We’re looking forward to going to the next meeting on this. My concerns are how much of it is still fenced (and unapproachable…though I get why they would want that security for their stuff), that big parking lot (why can’t there be an agreement to use the under-utilized parking lot that exists on the lower level of Promenade 23), improved safety on 24th, and sure, some NEW ART. There must be some cool wooden sculptures those folks might be able to make!

  3. i stopped into the Red Apple this weekend and noticed they had a display of the design as well as some literature on the programs the school offers. there is no doubt that the facility needs updating but i’m glad to see that they will be perserving the existing CORE building… when i used to wait for the 48 i always liked looking in the windows and seeing the wood stairs and interior.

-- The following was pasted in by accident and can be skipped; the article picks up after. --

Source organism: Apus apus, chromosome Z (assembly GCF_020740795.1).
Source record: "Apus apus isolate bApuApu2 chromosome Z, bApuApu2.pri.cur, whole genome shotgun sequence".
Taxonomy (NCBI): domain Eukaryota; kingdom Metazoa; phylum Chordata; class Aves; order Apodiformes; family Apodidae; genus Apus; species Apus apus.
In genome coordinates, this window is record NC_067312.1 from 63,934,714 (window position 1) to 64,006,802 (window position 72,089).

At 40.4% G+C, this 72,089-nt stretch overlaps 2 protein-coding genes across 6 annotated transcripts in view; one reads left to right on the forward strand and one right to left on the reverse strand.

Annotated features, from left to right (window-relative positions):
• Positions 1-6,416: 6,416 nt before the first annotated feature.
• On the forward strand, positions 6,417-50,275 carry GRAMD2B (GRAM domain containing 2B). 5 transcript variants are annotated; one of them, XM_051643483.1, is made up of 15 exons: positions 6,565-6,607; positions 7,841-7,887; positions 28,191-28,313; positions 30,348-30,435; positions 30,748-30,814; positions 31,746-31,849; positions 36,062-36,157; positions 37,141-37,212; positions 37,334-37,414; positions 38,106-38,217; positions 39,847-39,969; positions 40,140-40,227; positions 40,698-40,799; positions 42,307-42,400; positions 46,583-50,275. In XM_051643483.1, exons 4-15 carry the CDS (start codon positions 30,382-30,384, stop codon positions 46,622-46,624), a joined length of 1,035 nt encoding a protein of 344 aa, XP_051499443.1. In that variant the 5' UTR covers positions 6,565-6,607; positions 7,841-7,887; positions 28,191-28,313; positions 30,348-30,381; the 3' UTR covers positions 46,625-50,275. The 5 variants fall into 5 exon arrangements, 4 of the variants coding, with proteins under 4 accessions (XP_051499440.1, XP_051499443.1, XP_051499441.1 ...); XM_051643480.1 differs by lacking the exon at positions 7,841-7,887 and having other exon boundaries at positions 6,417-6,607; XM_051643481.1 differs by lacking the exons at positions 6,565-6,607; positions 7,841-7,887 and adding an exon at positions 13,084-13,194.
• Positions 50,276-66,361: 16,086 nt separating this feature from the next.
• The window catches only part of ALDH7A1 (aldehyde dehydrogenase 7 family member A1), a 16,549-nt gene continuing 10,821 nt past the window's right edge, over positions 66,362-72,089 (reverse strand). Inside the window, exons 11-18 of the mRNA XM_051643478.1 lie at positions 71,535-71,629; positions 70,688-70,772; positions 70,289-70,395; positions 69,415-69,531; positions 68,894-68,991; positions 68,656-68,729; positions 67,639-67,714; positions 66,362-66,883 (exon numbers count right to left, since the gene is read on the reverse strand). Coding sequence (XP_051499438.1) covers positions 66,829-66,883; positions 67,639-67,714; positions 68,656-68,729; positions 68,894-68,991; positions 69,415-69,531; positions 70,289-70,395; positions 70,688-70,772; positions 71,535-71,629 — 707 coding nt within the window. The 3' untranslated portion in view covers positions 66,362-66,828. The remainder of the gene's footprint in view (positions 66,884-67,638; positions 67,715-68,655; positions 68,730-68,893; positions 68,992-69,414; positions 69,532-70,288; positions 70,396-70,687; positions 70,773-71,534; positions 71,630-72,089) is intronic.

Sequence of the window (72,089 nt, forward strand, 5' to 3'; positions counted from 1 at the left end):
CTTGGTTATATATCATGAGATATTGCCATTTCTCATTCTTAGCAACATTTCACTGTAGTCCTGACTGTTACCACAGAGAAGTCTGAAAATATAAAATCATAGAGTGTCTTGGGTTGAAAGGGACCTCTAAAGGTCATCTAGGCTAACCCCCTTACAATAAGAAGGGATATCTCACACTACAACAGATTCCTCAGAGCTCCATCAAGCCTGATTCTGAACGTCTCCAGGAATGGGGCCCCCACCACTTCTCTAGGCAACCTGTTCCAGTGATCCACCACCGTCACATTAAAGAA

i’m in agreement with Knox that it would be great to utilize the parking on the lower level of Promenade 23 but it belongs to someone else and the school would have to pay for it some how. regardless, students/staff will go for the free street parking much the chagrin of the neighbors. perhaps it’s a good time to start the process of establishing zone parking in that part of the neighborhood (!?

  4. I spoke to one of the administrators afterwards. She said that they want the mural to go to a good place in the community and had made overtures to the NWAAM who did not have the funds to move it. From what the architect said, whoever takes it would have to pay to move and install it in a new location. Guess that could be something for the community to work out with Parks? My sense was that they know the neighbors value the mural and they had paid to restore it last year, but that it really doesn’t fit with the new building.